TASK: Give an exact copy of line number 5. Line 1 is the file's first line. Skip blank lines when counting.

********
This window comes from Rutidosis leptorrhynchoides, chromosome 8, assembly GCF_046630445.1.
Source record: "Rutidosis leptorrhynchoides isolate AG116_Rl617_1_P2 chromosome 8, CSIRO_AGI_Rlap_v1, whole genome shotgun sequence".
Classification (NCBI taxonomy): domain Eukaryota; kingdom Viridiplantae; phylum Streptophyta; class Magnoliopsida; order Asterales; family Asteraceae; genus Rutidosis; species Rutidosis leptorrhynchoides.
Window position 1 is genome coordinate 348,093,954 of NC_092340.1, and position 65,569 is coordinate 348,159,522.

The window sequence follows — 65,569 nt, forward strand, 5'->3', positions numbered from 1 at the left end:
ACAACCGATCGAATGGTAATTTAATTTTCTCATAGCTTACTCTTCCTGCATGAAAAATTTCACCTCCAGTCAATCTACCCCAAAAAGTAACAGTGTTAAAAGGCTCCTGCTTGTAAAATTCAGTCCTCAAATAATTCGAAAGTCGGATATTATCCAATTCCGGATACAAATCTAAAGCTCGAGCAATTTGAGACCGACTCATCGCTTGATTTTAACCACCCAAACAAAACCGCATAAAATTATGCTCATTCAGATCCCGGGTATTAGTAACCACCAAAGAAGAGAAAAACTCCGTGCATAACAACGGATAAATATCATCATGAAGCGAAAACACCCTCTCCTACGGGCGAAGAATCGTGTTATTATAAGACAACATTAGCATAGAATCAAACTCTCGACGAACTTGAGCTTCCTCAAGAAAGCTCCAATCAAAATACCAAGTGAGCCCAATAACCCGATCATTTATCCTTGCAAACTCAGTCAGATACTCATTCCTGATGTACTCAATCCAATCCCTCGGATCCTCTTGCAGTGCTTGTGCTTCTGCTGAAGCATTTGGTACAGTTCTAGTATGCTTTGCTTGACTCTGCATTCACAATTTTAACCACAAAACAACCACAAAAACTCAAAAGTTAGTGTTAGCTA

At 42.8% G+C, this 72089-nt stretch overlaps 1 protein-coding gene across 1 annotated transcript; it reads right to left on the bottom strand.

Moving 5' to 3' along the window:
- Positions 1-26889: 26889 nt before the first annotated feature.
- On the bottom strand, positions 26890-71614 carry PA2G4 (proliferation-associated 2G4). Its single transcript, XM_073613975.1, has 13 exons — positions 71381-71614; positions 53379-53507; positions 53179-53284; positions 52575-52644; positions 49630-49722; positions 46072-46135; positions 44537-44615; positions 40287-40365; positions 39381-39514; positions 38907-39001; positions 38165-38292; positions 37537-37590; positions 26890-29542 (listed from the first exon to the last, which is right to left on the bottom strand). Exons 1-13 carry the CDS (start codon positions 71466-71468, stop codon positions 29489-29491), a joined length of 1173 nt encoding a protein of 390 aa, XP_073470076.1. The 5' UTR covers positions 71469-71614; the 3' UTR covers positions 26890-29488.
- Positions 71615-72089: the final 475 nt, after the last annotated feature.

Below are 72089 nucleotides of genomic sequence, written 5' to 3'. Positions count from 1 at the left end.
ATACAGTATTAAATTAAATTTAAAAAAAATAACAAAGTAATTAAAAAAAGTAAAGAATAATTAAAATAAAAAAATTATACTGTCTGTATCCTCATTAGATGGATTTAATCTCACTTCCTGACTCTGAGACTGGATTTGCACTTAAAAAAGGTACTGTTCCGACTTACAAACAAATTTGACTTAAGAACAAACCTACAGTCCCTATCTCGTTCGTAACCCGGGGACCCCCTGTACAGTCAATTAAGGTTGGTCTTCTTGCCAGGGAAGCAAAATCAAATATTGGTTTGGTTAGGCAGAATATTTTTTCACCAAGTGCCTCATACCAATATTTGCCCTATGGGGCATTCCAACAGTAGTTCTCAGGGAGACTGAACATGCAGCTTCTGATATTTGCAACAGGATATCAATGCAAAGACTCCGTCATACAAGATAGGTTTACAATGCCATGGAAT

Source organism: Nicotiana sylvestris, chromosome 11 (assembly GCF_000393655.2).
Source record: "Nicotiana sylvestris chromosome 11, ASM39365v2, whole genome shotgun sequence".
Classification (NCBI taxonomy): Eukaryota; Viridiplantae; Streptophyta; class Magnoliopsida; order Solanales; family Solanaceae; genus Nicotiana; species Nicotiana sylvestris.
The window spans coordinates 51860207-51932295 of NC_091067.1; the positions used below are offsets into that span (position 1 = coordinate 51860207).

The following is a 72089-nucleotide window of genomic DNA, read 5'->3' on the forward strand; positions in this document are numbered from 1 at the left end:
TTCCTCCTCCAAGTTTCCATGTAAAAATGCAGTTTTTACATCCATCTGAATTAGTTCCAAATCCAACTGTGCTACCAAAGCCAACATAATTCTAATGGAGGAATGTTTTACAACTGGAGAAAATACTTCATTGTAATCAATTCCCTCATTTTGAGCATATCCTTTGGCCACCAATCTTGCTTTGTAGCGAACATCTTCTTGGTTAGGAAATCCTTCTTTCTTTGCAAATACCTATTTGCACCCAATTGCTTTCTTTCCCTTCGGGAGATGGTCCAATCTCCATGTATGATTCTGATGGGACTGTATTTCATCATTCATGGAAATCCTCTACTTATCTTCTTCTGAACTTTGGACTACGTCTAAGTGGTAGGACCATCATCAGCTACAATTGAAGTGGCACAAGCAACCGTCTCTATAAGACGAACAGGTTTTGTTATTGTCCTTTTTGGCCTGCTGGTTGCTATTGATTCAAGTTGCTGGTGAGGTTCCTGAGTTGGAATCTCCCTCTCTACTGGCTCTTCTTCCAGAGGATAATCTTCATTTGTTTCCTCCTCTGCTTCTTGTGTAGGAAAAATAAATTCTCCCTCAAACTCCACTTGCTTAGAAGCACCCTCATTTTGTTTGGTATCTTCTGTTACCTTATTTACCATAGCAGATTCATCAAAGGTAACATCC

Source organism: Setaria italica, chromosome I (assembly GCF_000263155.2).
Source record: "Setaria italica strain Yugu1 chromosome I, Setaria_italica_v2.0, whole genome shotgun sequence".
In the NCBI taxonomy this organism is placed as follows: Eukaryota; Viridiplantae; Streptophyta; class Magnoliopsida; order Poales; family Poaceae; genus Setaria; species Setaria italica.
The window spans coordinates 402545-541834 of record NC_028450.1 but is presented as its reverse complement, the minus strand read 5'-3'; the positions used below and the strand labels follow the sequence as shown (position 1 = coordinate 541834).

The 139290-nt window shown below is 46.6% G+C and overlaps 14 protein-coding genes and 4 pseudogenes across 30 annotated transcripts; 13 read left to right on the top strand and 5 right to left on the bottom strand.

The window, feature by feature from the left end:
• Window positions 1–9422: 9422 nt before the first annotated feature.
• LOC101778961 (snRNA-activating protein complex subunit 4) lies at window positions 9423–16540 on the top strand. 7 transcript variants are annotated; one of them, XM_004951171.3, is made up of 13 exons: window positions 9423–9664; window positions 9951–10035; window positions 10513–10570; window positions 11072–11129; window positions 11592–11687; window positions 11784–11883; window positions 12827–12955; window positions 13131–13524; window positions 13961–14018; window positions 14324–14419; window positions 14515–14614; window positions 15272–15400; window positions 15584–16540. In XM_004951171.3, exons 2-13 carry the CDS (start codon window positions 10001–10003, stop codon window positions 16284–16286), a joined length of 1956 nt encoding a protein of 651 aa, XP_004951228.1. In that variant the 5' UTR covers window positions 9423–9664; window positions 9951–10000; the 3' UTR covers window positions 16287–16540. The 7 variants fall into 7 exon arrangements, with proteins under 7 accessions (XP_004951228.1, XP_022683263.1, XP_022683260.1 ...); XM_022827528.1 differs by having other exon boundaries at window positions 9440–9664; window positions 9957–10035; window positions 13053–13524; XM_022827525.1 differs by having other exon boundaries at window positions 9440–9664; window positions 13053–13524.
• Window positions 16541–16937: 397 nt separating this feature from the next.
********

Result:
The window sequence follows — 65,569 nt, forward strand, 5'->3', positions numbered from 1 at the left end: